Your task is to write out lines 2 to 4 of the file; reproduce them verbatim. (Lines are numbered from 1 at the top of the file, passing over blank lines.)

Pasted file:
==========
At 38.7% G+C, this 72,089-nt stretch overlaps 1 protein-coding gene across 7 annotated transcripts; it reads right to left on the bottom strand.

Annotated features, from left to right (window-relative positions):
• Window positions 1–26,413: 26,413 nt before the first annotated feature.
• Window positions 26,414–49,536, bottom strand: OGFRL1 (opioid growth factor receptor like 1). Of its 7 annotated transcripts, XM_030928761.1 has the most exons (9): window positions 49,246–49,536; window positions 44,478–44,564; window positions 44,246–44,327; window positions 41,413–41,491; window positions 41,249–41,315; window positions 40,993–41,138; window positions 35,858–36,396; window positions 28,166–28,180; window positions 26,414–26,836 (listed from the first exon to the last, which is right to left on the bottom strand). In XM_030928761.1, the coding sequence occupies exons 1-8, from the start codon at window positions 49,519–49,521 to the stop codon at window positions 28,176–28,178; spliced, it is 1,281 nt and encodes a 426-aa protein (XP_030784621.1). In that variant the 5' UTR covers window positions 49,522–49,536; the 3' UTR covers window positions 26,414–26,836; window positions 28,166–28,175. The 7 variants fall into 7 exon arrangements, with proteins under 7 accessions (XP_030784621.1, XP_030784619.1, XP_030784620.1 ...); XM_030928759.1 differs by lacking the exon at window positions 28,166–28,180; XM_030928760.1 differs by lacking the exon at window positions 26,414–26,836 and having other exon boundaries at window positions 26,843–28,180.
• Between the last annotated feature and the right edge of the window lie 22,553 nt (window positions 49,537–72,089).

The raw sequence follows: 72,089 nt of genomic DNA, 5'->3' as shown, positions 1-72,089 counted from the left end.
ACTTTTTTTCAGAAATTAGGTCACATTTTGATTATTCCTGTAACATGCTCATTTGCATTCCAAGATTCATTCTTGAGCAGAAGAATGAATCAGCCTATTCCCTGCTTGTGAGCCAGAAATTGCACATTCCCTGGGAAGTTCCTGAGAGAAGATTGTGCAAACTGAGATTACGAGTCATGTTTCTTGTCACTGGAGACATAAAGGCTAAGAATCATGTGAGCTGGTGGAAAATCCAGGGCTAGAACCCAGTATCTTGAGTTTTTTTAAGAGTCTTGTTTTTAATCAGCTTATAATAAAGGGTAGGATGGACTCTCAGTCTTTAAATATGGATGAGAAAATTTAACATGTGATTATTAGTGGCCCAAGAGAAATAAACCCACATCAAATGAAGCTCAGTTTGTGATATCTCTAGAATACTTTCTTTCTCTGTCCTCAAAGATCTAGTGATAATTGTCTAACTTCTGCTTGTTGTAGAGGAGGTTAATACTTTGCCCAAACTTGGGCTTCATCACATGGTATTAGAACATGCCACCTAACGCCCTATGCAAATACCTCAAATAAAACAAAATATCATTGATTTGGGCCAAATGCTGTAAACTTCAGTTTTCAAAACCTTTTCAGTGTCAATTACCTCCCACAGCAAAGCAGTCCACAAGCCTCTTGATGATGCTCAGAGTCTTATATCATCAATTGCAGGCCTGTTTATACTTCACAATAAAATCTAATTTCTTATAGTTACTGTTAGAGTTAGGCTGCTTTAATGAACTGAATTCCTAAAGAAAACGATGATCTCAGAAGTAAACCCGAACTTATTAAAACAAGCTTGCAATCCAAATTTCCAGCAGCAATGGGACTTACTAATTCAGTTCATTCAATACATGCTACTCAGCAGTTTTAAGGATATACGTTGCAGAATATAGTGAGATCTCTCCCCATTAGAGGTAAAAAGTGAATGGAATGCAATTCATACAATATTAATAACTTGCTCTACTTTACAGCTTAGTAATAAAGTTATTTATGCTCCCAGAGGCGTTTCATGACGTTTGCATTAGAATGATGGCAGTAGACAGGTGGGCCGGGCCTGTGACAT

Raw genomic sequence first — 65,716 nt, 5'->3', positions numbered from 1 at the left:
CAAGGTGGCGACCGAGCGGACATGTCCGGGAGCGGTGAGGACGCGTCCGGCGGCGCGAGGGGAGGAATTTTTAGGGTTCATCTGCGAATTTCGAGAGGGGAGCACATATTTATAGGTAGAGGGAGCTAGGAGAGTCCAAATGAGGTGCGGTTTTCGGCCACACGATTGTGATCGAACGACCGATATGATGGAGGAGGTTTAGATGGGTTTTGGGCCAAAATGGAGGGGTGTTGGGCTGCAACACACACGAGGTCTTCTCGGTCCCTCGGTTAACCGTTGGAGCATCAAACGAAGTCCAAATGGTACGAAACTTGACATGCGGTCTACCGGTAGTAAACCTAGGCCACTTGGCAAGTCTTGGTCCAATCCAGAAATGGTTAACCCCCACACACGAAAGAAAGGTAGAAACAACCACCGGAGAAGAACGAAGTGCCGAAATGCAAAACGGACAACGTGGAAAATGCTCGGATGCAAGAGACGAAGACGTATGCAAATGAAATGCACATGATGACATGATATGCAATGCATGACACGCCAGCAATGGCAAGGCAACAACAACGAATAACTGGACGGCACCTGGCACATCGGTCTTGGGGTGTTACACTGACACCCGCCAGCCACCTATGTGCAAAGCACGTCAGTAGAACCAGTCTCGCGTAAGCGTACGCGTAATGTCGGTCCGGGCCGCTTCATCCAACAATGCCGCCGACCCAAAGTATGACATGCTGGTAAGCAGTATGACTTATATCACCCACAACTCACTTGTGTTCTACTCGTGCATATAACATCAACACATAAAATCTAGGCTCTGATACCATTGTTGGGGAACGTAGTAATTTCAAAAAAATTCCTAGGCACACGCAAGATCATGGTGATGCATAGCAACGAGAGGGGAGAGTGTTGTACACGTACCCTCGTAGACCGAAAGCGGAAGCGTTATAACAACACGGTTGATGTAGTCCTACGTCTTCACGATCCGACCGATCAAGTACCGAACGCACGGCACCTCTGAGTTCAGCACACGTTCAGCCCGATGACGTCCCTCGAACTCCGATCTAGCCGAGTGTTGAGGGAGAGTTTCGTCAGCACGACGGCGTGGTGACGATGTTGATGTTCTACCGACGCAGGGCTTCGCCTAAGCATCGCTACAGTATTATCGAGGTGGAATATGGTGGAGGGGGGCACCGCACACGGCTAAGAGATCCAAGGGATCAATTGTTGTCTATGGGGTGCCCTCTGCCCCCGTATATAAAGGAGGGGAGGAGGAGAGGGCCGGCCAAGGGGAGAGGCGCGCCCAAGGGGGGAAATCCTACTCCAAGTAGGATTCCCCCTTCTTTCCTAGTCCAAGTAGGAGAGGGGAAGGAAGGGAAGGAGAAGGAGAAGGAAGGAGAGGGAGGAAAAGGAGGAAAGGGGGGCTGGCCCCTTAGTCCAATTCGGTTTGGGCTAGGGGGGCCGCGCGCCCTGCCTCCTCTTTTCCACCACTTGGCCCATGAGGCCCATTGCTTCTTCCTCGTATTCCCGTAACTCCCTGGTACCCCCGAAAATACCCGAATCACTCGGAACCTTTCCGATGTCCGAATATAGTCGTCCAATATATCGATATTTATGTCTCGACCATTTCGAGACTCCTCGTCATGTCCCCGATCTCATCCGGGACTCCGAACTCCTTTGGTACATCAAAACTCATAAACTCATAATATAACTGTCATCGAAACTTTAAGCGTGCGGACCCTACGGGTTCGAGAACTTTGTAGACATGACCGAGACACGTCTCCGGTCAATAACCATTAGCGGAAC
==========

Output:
Annotated features, from left to right (window-relative positions):
• Window positions 1–26,413: 26,413 nt before the first annotated feature.
• Window positions 26,414–49,536, bottom strand: OGFRL1 (opioid growth factor receptor like 1). Of its 7 annotated transcripts, XM_030928761.1 has the most exons (9): window positions 49,246–49,536; window positions 44,478–44,564; window positions 44,246–44,327; window positions 41,413–41,491; window positions 41,249–41,315; window positions 40,993–41,138; window positions 35,858–36,396; window positions 28,166–28,180; window positions 26,414–26,836 (listed from the first exon to the last, which is right to left on the bottom strand). In XM_030928761.1, the coding sequence occupies exons 1-8, from the start codon at window positions 49,519–49,521 to the stop codon at window positions 28,176–28,178; spliced, it is 1,281 nt and encodes a 426-aa protein (XP_030784621.1). In that variant the 5' UTR covers window positions 49,522–49,536; the 3' UTR covers window positions 26,414–26,836; window positions 28,166–28,175. The 7 variants fall into 7 exon arrangements, with proteins under 7 accessions (XP_030784621.1, XP_030784619.1, XP_030784620.1 ...); XM_030928759.1 differs by lacking the exon at window positions 28,166–28,180; XM_030928760.1 differs by lacking the exon at window positions 26,414–26,836 and having other exon boundaries at window positions 26,843–28,180.